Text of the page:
Armstrong to retire: Let the countdown begin

By Mark Zalewski in Augusta, Georgia The day that every Lance Armstrong fan knew would come, but...

July 24 to be The Boss's final day in the peloton

By Mark Zalewski in Augusta, Georgia

The day that every Lance Armstrong fan knew would come, but dreaded at the same time, turned out to be April 18, 2005. On the eve of the third edition of the Tour de Georgia, six-time Tour de France champion Lance Armstrong announced that he would retire after the 2005 Tour de France.

"After a lot of thought, considering the season - the races I was going to do this year, I decided to focus on the Tour. At the same time, I decided that the Tour de France will be my last race as a professional cyclist," said Armstrong.

Sitting alongside his directeur sportif, Johan Bruyneel, Armstrong made it absolutely clear that he will attempt to finish his time as a professional cyclist on top.

"July 24th will be the last one after more or less fourteen years in the professional peloton," Armstrong explained. "It will be the last one, win or lose. Having said that, I am fully committed to winning a seventh tour."

Armstrong listed many reasons why he has decided to move on to the next chapter in his life - among them age and his children. "I think the biggest inspiration are my children. They are the ones that make it easier to suffer but they are also the ones that have told me it is time to come home. So without them, none of this would be possible."

The other factor is the race against time. "Ultimately, athletes have to retire. I've been doing this for fourteen years, and a professional athlete for twenty years. The body doesn't just keep going and going and going. My time has come and there are many other things I need to do in life."

"I think people forget that if I were to win the Tour de France this summer, I would be the oldest winner in modern cycling. So statistics like that speak for themselves, that you can't do it forever and that while the Tour is an older mans race it's not an old man's race!"

Armstrong continued with a list of thanks, ranging from his long-time mentor Bruyneel to his partner Sheryl Crow. "Johan Bruyneel has been in my view the greatest sports director of all time, since he has directed six tours and won six - I don't know if anyone else can claim that record. This is the guy that came along and believed in me in 1998.

"Sheryl, you've been an amazing woman - someone who is the queen of rock and roll you sure have been a great cycling fan, team-mate and partner."

"Lastly my one other team is the team of ten million cancer survivors around the country, that have been very powerful. If you look at certain times of my life, I've relied on a special force, and I think the force of a team like that is incredibly powerful."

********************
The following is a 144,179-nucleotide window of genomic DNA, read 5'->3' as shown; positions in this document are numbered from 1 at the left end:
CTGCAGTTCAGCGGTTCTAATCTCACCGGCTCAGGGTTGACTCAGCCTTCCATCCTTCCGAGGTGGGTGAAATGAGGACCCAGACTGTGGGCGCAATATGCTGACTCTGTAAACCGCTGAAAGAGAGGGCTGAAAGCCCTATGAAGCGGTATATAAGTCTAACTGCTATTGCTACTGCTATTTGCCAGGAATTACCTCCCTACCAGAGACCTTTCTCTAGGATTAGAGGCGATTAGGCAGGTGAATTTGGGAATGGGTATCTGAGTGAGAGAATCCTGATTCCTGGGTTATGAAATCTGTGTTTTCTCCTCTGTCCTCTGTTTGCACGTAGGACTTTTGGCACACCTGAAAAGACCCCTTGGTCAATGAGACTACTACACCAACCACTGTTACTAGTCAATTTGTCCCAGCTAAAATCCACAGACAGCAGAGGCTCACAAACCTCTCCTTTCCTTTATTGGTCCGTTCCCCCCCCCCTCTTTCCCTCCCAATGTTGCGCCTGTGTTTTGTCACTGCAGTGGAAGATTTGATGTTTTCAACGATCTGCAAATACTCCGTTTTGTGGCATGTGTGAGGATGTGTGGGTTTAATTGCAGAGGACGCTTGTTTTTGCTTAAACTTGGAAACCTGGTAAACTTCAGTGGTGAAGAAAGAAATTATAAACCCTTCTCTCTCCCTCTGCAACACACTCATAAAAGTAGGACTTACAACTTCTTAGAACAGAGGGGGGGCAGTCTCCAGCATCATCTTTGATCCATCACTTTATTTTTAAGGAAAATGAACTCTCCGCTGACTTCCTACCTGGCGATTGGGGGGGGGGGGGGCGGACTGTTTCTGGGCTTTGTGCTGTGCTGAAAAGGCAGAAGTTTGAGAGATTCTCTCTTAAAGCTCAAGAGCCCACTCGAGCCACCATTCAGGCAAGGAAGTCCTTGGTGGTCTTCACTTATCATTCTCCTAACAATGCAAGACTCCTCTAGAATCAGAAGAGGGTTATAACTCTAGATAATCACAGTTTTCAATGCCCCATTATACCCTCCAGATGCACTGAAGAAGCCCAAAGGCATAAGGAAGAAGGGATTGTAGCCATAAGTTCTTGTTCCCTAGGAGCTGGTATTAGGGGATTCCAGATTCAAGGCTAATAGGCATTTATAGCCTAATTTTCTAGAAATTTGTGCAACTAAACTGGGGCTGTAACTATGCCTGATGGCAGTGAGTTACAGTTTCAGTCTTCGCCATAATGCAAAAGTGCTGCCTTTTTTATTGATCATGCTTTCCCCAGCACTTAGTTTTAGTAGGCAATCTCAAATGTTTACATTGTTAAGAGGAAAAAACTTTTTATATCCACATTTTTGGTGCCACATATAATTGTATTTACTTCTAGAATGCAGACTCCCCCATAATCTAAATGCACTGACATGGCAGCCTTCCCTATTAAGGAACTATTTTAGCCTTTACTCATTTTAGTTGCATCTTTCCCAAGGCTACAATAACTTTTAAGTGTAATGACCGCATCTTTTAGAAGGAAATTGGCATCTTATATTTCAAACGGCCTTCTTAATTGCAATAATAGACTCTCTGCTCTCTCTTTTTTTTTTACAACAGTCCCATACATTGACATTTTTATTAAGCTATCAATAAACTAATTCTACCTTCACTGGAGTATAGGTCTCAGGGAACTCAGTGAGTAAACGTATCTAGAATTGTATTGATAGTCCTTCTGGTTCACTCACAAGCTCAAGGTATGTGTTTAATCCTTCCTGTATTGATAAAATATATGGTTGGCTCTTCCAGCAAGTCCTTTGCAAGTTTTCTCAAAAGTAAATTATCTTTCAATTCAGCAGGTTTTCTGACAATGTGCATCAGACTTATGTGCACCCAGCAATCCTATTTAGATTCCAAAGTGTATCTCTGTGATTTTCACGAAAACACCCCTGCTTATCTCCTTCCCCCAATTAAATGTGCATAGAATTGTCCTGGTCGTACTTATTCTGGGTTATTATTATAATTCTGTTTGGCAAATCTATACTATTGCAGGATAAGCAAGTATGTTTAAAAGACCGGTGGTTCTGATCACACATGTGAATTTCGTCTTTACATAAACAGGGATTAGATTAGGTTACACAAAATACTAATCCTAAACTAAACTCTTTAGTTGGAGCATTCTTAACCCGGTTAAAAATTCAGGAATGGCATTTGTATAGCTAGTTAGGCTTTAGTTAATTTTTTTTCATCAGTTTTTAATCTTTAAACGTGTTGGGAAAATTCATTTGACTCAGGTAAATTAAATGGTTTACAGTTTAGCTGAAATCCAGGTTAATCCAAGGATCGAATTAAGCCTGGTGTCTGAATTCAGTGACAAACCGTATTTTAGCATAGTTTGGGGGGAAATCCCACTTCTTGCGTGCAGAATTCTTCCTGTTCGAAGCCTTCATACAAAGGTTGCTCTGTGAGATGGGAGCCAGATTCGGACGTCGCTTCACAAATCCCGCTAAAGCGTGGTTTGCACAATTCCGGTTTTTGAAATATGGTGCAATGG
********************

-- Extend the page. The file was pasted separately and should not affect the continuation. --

After the initial questions of why, the question of contract problems with his Discovery Channel team arose, but he quickly assured everyone that he will meet all his obligations, including one more Tour de France attempt. The Texan will continue to work with the Discovery Channel team as well as the media outlet in many capacities, including the development of younger talent. "I think the quicker we develop a young American, the better," said Armstrong. "I would like to be involved in that process and support them."

Staying away is hard to do

There have been many top athletes in various professional sports that have retired on top, only to attempt a comeback - Michael Jordan being one of the most popular examples. And Armstrong even brought up the NBA star saying he respected him as an amazing athlete. He even admitted that his new life as a cycling fan would be a difficult test.

"I've thought a lot about it - I've gone back and forth - there are many races that I think about and dream about, races that really motivate me. I was watching Milan-San Remo a few weeks ago, and I couldn't sit down the entire race. I was in front of the TV with Sheryl and she said, 'Look at you - you can't even sit down! How are you going to retire?' It's a great question. I have to tell you, I am one-hundred percent committed and the decision is final."

Lance cited his plans to continue his involvement with professional cycling through the Discovery Channel team as a way to get his cycling fix. "The outlet for me will now have to become via Johan and via the team. I think the team can move forward and develop another tour winner. I'll just be asking Johan to come along and ride in the car in the Tour de France - and I might not be able to sit down!"

Regardless of what capacity Lance continues to be involved in professional cycling, one thing is certain, he is not giving up the bike. "Five years from now, if I'm in Texas and there is a local mountain bike race, will I go down and do it? Probably. That's just simply as a fan and somebody who does cycling for fitness. I'm committed to the bike for life!"

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